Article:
Seventy-TwoMature

Habit may be classed as a sin, for it diverges from the truth; rather, it raises the hedges of the path of appearances so that no one can see that the truth has diverged.

Once again it is I who has diverged. I return to describing Shani.

I wonder if maybe her shallow appearance, her seeming love for ‘cuteness’ and excited little-girl’s voice was once staged to hide the insecurity within.

She won’t tell me the whole story without giggling and making unnecessary gestures, but I know her parents separated half her life ago, and for years beforehand she lived in a cracking family. The formal divorce did not come until she was ten, and the marriage was annulled even after that.

That was one of the things that hurt the most, I reckon – just suddenly she was labelled invalid, even by herself: ‘a bastard’, ‘illegitimate’. In this day and age we think nothing of separation and divorce and annulment and fatherless children; but the children are scarred when these things actually come about as are no others.

Shani only found out recently that she is actually what is commonly – and rather vulgarly, I think now – known as a ‘test-tube baby’. Her mum was told that she ‘couldn’t conceive’ by her doctor, and consequently Shani spent the nine months of her pre-natal life inside the belly of a woman paid to carry babies.

‘A surrogate mother is just a twisted way of saying prostitute’, Shani joked to me once; it is the darkest ‘joke’ I’ve ever heard from her. Is this strong bond between her and her mother, then, habit, doubly enforced because of those lost months of joyfully expectant pregnancy,

It was a bit of a shock when Clara found herself to be carrying a child. She wouldn’t tell anyone for weeks; the doctors had told her before Shani was born that she was unable to have children – was this suspicion she had just a mistake?

But when her girth began to noticeably expand she realised that she really was pregnant. She told Shani, who was overjoyed, and together they began to make plans for the new baby – a boy, they agreed unanimously.

It was never clear why Clara had that miscarriage. But she had one, and the dreams of them both were crushed to a pulp.

Children are less observant; they see the truth, but they do not delve into it. They are wise without having to think. Adults lose this wisdom as they grow up, and so when adults try to be childlike they only succeed in displaying feigned ignorance.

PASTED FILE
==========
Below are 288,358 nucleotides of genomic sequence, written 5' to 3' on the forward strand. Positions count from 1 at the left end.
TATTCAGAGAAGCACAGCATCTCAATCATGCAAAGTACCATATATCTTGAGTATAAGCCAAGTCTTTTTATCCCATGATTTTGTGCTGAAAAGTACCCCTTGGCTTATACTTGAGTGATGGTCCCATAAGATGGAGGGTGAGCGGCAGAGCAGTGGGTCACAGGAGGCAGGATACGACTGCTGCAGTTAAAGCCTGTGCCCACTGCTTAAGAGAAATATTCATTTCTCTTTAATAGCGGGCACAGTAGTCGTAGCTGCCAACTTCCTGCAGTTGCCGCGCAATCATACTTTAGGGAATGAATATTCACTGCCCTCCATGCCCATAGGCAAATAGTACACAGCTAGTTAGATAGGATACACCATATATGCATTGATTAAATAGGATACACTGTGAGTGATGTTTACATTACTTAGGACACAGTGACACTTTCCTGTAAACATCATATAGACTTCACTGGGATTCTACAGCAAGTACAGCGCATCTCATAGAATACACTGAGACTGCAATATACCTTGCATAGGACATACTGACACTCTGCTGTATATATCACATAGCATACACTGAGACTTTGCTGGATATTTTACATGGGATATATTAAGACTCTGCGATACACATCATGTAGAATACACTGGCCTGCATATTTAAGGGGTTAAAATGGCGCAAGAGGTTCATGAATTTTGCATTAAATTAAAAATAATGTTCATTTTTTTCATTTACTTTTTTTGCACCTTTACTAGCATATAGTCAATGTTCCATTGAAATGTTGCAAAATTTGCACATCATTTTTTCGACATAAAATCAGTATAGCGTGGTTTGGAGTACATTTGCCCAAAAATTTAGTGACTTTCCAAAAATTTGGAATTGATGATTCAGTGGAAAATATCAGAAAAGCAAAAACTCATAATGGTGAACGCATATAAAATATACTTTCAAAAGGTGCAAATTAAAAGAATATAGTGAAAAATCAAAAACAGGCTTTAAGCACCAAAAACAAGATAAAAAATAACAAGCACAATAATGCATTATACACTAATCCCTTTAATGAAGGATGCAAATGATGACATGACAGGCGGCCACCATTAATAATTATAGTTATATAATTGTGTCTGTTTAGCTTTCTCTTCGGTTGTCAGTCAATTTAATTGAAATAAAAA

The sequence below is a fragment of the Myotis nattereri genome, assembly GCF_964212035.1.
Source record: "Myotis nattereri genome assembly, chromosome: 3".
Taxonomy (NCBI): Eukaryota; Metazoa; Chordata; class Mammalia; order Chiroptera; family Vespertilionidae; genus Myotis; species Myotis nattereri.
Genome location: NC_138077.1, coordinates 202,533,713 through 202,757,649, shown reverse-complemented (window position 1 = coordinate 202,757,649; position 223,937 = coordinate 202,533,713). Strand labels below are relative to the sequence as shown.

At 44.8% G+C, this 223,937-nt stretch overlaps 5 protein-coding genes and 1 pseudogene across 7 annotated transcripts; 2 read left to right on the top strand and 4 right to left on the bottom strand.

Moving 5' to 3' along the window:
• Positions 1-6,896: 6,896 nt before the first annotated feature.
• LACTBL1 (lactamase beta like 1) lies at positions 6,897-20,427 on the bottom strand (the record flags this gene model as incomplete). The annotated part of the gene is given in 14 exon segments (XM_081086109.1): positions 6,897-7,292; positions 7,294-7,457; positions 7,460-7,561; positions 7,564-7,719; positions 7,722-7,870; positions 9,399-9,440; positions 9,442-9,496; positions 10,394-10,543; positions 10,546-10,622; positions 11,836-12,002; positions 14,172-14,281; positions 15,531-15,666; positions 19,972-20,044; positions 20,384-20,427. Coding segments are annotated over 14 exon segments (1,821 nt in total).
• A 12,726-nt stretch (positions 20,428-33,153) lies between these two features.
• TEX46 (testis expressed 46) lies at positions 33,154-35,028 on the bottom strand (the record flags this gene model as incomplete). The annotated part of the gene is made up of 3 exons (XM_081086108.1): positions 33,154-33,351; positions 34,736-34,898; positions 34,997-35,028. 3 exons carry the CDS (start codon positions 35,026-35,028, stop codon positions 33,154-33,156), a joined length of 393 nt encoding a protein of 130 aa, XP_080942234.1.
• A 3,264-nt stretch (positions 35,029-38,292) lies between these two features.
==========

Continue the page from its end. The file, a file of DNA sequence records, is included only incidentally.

It’s when this ignorance becomes habitual that it is difficult to return to observance and conscious intellect. I suppose that’s Shani. She is the child without wisdom or memories. She is neither stupid nor mentally ill, but she is only comfortable when she can be the child that she was before her family actually split up.

Her apparent affection for animals and children is performed. I wonder how I can say all this about Shani, but the fact is I believe I am right. She’s so easy to please and eager to be influenced that I just cannot believe her quirks are genuine.

She cried for a few minutes when that girl, Alisha Carson, died. With a few sympathetic hugs from her soft-hearted friends and a quick trip to the toilets she was fine, normal, without the slightest trace of any weakness or the catch of a swollen throat. Her eyes were scarcely tinged red, and that only for effect, I believe.

Each and every one of us is a living lie. But each in a different way.

I don’t love Shani. I see more-or-less how she lives and works, but I don’t like her methods at all. They are not my own and I cannot feel compassionate sympathy for her when she employs them – only pity that restrains me from giving comfort. For that is what she wants: comfort, and I refuse to satisfy her when she uses deceptions such that irritate me.

Everyone knows: grown people putting on ‘baby voices’ to get what they want – it just doesn’t work at all. At all. It’s just untactful and unnecessary.

Her short-lived weeping at the time of that horrible horrible tragedy makes me wonder about the depth of her cares – her cares for her friends, her parents – and me. Does she value my presence as much as she makes out – or more, or less?

It’s all unknown to me. I don’t understand her.

The End

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